Saturday, 29 September 2012

Hawk Roosting, by Ted Hughes

Hawk Roosting

by Ted Hughes

The hawk, a bird of prey, is seen in Ted Hughes' poem “Hawk Roosting” resting on a branch of a tree. The poem is written in the first person as though the hawk is speaking, so it is a dramatic monologue. The hawk seems to see himself as the centre of the universe and creates an impression of arrogance, as though the world were made for him and his purposes.

In the first stanza Hughes introduces the hawk “in the top of the wood.” This high position is an indication of superiority. The bird is very still and its eyes are closed. Hughes uses alliteration of the “k” sound several times in the poem, creating a harsh feeling. The sound exists in the word “hawk” itself, of course, and there are further instances of it in line 3 where “hooked” is repeated. In the fourth line “kills” continues the alliteration. This line describes the hawk imagining killing and eating its prey even while it is asleep. A picture of ruthlessness begins to build up. Interestingly, lines 3 and 4 are the only lines in the poem that rhyme.

The second stanza opens with the exclamation “The convenience of the high trees!” The hawk again refers to its high altitude, and the word “convenience” conveys the idea that its position is an ideal one. The bird can look down on the world below, and the impression is that the wood has been created to suit its needs. Hughes links lines 6 and 7 with enjambment to extend the idea that the hawk can fly with ease and make use of the light from the sun. They are “of advantage to me,” once again emphasising the fact that the hawk considers nature to have been created for its own purposes.
The second stanza closes with the hawk's comment that, from the top of the tree, it can see “the earth's face” looking up and easily observe the details. Everything is just right for this bird of prey.

In the opening line of the third stanza, Hughes again uses alliteration with the hard “k” sound in “locked” and “bark.” The hawk has a tight hold upon the branch, whose surface is “rough.” Hughes uses enjambment once more to link lines 10 and 11, describing how features of the hawk's body were created. The word “Creation” is capitalised, thus making it synonymous with God. The fact that the hawk considers that it took “the whole of Creation” to make its feet and feathers gives the bird an arrogant air. In the final line of this stanza, the hawk sees that positions are now reversed; it holds Creation in one small foot, therefore having become all powerful.

The end of the third stanza and the beginning of the fourth are linked by enjambment, as the hawk shows that it is free to “fly up” and circle the world below at its leisure. Line 14 is an extremely telling one: “I kill where I please because it is all mine.” The hawk considers that it has supreme power and owns the whole earth that it can see below. Its ruthlessness is apparent again in lines 15 and 16, as the hawk says it possesses no “sophistry” or subtle reasoning; it kills by “tearing off heads.” There is no attempt to soften the blow of its hunting methods.

The fifth stanza continues the image of the hawk hunting with the brief phrase “The allotment of death.” The hawk chooses what it kills, and it is brutal. Enjambment again links lines 18 and 19, describing how the hawk's passage takes it “Through the bones of the living.” The stanza closes with the statement “No arguments assert my right,” giving the impression that the hawk's methods of killing are unquestionable. It does not need to justify its actions.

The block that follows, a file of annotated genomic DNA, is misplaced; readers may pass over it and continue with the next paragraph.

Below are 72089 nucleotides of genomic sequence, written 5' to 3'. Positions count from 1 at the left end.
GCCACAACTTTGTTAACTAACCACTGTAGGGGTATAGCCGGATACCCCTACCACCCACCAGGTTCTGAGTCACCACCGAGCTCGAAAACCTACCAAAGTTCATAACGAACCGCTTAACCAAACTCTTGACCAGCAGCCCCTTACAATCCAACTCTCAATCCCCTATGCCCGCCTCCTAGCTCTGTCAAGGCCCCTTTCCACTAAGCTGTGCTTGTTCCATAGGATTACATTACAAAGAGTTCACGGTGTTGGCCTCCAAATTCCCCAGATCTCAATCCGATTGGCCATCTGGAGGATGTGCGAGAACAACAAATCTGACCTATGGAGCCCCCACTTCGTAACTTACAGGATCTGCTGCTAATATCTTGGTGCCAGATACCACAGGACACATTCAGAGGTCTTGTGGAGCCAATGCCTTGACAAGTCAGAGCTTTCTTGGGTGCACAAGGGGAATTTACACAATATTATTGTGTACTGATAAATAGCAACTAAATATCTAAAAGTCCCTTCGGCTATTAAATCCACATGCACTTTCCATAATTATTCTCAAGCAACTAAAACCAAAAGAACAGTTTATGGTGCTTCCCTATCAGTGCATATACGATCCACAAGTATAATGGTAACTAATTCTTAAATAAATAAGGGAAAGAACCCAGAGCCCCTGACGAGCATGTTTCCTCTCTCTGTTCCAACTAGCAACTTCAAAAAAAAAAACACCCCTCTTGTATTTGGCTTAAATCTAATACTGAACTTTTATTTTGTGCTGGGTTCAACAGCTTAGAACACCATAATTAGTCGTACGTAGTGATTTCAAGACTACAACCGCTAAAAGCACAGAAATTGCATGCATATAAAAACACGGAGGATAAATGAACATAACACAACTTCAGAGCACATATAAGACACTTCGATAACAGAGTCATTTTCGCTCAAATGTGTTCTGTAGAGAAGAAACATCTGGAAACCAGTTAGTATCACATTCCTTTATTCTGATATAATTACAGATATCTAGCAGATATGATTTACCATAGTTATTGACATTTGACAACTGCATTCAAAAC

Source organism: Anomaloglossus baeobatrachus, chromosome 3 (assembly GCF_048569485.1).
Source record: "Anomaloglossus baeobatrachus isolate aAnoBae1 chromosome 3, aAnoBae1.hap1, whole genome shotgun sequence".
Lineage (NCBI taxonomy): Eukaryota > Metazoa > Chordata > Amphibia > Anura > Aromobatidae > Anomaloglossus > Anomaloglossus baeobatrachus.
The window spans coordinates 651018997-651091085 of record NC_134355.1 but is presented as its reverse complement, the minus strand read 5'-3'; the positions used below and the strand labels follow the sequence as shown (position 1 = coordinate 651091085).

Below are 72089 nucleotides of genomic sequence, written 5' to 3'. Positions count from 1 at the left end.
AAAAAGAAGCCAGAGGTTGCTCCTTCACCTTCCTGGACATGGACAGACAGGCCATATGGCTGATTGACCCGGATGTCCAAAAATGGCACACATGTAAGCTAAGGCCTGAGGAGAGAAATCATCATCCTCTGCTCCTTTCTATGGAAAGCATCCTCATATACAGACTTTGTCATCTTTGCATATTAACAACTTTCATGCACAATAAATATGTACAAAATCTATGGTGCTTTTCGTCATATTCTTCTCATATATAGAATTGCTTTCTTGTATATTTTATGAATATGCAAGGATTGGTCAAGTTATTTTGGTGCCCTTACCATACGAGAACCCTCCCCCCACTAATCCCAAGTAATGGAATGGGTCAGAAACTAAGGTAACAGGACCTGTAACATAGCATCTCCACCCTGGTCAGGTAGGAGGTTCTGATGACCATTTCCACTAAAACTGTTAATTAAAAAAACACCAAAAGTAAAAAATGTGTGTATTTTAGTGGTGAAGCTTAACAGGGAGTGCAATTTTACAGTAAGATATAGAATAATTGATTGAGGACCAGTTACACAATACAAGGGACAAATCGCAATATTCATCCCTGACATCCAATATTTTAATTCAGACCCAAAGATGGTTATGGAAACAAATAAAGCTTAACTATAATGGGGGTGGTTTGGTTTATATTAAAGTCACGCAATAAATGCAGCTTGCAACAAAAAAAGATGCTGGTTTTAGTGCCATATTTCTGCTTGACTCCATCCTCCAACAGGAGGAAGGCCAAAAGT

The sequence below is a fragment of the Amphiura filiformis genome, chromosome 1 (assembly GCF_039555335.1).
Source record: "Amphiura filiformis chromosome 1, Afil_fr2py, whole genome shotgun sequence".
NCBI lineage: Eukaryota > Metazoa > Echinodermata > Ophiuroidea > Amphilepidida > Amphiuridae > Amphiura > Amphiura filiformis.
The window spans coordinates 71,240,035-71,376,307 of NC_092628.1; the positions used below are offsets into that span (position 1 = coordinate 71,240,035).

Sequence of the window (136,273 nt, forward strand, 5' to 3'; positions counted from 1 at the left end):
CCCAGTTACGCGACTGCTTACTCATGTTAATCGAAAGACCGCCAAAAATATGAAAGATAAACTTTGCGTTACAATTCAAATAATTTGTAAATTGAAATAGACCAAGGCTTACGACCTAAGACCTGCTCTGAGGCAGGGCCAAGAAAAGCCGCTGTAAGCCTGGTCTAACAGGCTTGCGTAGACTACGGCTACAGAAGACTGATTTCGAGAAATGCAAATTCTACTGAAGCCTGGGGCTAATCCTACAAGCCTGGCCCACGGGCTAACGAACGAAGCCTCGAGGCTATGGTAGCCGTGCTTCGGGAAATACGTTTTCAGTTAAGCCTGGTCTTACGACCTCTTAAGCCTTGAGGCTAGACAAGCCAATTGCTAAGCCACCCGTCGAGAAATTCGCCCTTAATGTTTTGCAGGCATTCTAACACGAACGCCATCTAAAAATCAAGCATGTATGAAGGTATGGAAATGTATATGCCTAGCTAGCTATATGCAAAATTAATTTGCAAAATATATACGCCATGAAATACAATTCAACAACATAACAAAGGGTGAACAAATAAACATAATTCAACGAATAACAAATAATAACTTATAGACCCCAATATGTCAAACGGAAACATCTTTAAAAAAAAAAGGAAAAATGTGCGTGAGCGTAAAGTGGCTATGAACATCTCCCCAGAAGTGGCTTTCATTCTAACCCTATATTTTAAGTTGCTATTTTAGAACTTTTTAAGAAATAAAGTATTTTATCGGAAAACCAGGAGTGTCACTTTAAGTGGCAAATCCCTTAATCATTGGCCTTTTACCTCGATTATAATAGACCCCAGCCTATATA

The four lines of the sixth and final stanza are all end stopped, and read as concise, matter-of-fact sentences. They emphasise the idea that what the hawk says goes and cannot be contested. The hawk states “Nothing has changed,” but this is no accident. The bird considers, in the penultimate line of the poem, that it has not allowed anything to change. The poem closes with the line “I am going to keep things like that,” asserting the hawk's power over the whole of nature.
Hughes appears to be using the hawk in this poem as a symbol for power. A hawk would of course act instinctively and kill for the purposes of survival. The implications of “Hawk Roosting” are therefore that the poem is an extended metaphor for the behaviour of a tyrant or power-seeking ruler. Such a person would, as the hawk is in this poem, be self-centred and arrogant. An authoritarian despot would not allow himself or his methods to be questioned, and would see the world around him as being designed to suit his purposes. Ted Hughes, in “Hawk Roosting,” paints a picture of a creature that is ruthless and self-involved, showing how a lust for power can take over a being and end in brutality.

Here is the text of the poem:

I sit in the top of the wood, my eyes closed.
Inaction, no falsifying dream
Between my hooked head and my hooked feet:
Or in sleep rehearse perfect kills and eat.

The convenience of the high trees!
The air's buoyancy and the sun's ray
Are of advantage to me;
And the earth's face upward for my inspection.

My feet are locked upon the rough bark.
It took the whole of Creation
To produce my foot, my each feather:
Now I hold Creation in my foot

Or fly up, and revolve it all slowly -
I kill where I please because it is all mine.
There is no sophistry in my body:
My manners are tearing off heads -

The allotment of death.
For the one path of my flight is direct
Through the bones of the living.
No arguments assert my right:

The sun is behind me.
Nothing has changed since I began.
My eye has permitted no change.
I am going to keep things like that.

Originally published on


  1. I will keep your new article. I really enjoyed reading this post, thanks for sharing.


  2. hello there wonderful piece of work I am actually working on this poem and I like to ask how would you describe the atmosphere?